Merk Economic Calendar: Week Ahead in U.S. Financial Markets (September 8 - September 12 2008)
Financial Markets Summary For The Week of September 8-12
The week of September 8-12 will see a heavy week of US macro data. Inflation will be at the forefront with import prices and producer prices released on Thursday and Friday, while the advance retail sales estimate for August to close out the week figures to be the primary market moving release of the week. The week will kick off with the Tuesday publication of the July pending home sales release. The majority of the data for the week will be published on Thursday, which will also see the release of the July trade balance, weekly jobless claims and US monthly budget statement. Friday will also see the publication of the University of Michigan's preliminary estimate of consumer sentiment for September.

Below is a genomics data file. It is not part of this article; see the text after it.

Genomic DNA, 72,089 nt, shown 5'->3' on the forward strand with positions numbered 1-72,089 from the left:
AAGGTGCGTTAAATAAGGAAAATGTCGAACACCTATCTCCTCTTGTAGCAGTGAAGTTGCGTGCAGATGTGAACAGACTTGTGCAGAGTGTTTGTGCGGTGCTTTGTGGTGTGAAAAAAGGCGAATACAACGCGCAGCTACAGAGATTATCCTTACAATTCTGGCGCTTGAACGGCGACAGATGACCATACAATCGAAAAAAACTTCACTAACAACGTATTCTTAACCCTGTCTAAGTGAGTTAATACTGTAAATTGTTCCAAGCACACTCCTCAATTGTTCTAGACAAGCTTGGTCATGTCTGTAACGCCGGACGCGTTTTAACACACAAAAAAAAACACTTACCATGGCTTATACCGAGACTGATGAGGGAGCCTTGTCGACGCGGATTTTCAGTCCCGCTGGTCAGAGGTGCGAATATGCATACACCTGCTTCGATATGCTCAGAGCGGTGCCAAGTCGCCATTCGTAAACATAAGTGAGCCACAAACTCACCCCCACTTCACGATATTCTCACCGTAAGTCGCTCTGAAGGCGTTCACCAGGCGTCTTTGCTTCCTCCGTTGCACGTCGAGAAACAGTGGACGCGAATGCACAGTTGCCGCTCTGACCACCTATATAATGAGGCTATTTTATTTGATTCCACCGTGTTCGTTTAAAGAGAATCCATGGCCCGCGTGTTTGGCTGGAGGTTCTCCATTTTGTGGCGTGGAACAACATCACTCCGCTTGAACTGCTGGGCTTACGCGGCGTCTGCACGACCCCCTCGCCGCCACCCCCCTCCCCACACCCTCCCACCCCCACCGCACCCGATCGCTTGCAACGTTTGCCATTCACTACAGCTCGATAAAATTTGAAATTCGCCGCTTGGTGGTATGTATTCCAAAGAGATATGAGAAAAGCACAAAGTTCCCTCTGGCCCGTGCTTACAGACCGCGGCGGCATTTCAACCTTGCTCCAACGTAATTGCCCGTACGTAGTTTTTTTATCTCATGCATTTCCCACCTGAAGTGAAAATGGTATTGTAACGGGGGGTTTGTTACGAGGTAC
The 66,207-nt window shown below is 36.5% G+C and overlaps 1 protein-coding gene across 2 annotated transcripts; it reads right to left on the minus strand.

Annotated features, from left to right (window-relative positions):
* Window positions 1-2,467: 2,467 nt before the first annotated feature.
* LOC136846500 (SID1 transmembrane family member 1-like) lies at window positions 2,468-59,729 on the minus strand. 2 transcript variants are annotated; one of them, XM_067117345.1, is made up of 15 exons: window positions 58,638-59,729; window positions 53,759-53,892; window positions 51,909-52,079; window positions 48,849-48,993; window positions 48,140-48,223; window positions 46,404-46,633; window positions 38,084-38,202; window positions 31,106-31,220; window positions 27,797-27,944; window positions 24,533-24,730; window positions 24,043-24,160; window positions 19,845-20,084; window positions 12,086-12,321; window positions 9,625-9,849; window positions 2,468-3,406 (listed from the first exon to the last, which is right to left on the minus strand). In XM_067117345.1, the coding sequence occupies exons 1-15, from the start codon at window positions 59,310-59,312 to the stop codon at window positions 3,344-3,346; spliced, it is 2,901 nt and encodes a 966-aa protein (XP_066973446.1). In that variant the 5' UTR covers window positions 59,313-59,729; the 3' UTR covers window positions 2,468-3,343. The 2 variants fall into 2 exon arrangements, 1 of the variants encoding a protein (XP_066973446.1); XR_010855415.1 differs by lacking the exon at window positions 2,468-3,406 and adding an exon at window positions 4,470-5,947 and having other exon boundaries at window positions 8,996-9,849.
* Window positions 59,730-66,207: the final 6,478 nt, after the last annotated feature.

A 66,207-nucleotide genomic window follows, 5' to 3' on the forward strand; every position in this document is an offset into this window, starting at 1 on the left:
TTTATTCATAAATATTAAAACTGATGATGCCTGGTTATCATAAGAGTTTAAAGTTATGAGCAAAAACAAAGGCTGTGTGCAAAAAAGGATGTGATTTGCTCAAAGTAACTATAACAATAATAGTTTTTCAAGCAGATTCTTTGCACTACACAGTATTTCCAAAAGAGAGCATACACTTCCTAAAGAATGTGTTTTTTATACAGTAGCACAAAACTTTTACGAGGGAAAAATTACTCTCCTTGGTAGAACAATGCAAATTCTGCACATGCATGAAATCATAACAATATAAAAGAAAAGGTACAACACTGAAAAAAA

The only Fed speaker scheduled for the week is FRB Dallas President Fisher, who will speak in Austin, Texas, topic and time TBA on Monday, September 8. The remainder of the week falls under the traditional blackout period on Fed talk ahead of the September 16 FOMC meeting.
Pending Home Sales (July) Tuesday 10:00 AM
Pending home sales for July should fall -1.3% after a strong 5.3% uptick in June. The modest increase in sales activity during the summer months of 2008 has been fueled by purchases of foreclosed homes in the existing stock of houses. According to the National Realtors Association, up to 40% of all homes purchased in the existing home sales report fall under that category. This number will probably have to increase given the quantity of Alt-A and prime borrowers that are expected to see their homes enter into foreclosure over the coming months. Some cash buyers and other well positioned consumers may find good opportunities to re-enter the housing sector over the next several months, but we do not think in the short-term that this will be sufficient to clear the outsized level of inventories currently on the market.